Chestnuts Roasting in My Kitchen

We’re all familiar with the popular Christmas song lyric, which has made roasting chestnuts an iconic activity of the season, but how many of us actually take the time to roast chestnuts?

In New York City, street cart vendors, who normally stick to the traditional hot dog and pretzel fare, venture out this time of year and almost every one has a tinfoil pot of chestnuts ‘roasting’ over their artificial roasting light. I’ve never actually tried chestnuts from a street cart, but something tells me to avoid it …

For the past couple of years, I’ve made it sort of a personal tradition of my own to roast chestnuts in December. I love the smell of them roasting, the sweet and meaty flavor, even the act of cracking the nut from the shell – after the first Christmas, I was hooked.

They’re also really easy to make and almost every grocery store carries them this time of year, since the winter months is when they begin falling from their trees. The trick to roasting delicious chestnuts, is to cut an ‘X’ in them before popping into the oven. This allows any steam to escape and prevents them from exploding – an obvious benefit. I invite you to try roasting your own chestnuts in the next week leading up to Christmas. It’s an easy and delicious way to bring some ‘merry’ into your home. 🙂

How to Roast Chestnuts:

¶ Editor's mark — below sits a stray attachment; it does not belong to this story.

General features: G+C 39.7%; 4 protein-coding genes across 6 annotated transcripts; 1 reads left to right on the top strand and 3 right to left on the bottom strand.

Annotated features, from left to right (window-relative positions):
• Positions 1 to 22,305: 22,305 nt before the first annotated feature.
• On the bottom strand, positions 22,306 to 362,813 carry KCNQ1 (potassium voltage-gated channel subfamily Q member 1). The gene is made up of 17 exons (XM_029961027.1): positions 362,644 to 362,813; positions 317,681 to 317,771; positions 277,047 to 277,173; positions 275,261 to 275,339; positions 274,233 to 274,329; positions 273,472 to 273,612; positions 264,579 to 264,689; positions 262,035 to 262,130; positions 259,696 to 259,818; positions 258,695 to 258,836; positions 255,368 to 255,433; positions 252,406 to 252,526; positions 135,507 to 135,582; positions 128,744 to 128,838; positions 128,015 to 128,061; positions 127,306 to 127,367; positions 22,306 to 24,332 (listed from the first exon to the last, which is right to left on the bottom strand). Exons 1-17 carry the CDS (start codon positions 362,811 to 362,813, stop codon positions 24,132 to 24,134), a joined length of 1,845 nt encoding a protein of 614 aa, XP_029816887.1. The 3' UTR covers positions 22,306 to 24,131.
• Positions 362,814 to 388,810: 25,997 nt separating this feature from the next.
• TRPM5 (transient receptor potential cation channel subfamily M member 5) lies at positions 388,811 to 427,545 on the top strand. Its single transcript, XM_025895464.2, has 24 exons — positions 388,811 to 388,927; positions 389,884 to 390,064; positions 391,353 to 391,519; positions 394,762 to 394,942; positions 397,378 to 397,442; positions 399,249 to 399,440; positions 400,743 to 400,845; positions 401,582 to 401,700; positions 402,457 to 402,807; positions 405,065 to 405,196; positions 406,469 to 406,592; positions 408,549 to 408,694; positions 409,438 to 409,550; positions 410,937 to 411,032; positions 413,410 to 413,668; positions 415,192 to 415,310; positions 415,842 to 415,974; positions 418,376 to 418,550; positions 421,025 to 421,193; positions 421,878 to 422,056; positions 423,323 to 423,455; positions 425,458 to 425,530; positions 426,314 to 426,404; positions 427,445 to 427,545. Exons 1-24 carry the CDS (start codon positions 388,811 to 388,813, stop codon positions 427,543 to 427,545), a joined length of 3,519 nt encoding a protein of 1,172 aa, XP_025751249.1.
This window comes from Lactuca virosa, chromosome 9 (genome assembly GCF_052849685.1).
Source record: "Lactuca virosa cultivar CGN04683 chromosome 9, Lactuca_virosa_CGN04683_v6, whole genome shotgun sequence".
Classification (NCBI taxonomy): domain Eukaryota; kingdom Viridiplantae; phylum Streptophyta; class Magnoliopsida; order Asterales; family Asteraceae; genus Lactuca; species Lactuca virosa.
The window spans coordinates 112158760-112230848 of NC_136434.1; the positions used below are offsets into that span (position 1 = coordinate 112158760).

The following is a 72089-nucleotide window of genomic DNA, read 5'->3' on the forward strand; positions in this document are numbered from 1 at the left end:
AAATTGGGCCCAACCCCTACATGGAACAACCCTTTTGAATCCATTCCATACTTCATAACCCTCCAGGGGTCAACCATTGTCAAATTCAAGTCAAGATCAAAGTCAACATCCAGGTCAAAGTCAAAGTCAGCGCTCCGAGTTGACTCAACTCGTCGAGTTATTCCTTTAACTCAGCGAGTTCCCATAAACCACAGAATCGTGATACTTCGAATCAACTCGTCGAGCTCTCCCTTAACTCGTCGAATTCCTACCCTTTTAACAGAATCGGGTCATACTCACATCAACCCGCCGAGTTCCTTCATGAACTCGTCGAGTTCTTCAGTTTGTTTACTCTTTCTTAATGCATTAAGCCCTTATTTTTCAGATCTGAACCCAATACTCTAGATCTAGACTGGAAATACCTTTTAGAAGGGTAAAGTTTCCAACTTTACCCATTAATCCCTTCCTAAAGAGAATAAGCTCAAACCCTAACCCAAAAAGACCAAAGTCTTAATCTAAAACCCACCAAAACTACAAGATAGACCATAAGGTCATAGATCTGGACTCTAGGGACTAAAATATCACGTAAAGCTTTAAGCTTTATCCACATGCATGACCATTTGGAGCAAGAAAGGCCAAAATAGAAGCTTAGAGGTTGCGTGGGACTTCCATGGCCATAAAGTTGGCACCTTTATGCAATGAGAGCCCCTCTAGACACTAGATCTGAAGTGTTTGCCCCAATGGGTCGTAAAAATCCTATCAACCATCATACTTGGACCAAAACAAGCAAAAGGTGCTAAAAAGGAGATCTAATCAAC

Preheat your oven to 400 degrees F. Rinse off the chestnuts and set them on a cutting board. With a small, sharp knife, cut an X on the flat side of each chestnut. The bigger an X you make, the easier the nuts will be to peel. Try not to cut too deep into the chestnut though. Wide and shallow is what you’re going for here. Also, cutting on a dish towel would be advisable, as they tend to slip!

Put chestnuts on a cookie sheet with the X facing up. Roast for 20-30 minutes. The chestnuts will turn blackish brown and the X in each will curl up. This is the trickiest part, because you want them to be tender, but overcooking can make them hard and inedible.

Once they’re done roasting, it’s time to peel. Now this part is not tricky, it’s just plain hard! You want to peel while they’re still warm, but not steaming hot and prepare for your fingers to feel a little sore. Don’t feel discouraged if you find that a few are too hard to eat, are darker in color, or even have inner mold. It’s bound to happen in every batch.

At this point, I eat them as is, but some like to season their chestnuts. Regardless, they’re going to be delicious.

Note: Although I haven’t tried the chestnuts that street vendors sell, I’ve heard they’re actually quite tender. It’s just the question of sanitation that keeps me away. Apparently their trick is to boil the chestnuts in unsalted water for 15-20 minutes after cutting an X in each. This is supposed to keep them plump and juicy. You can end the cooking by popping in the oven for a few minutes to give them that toasted taste if you so choose.

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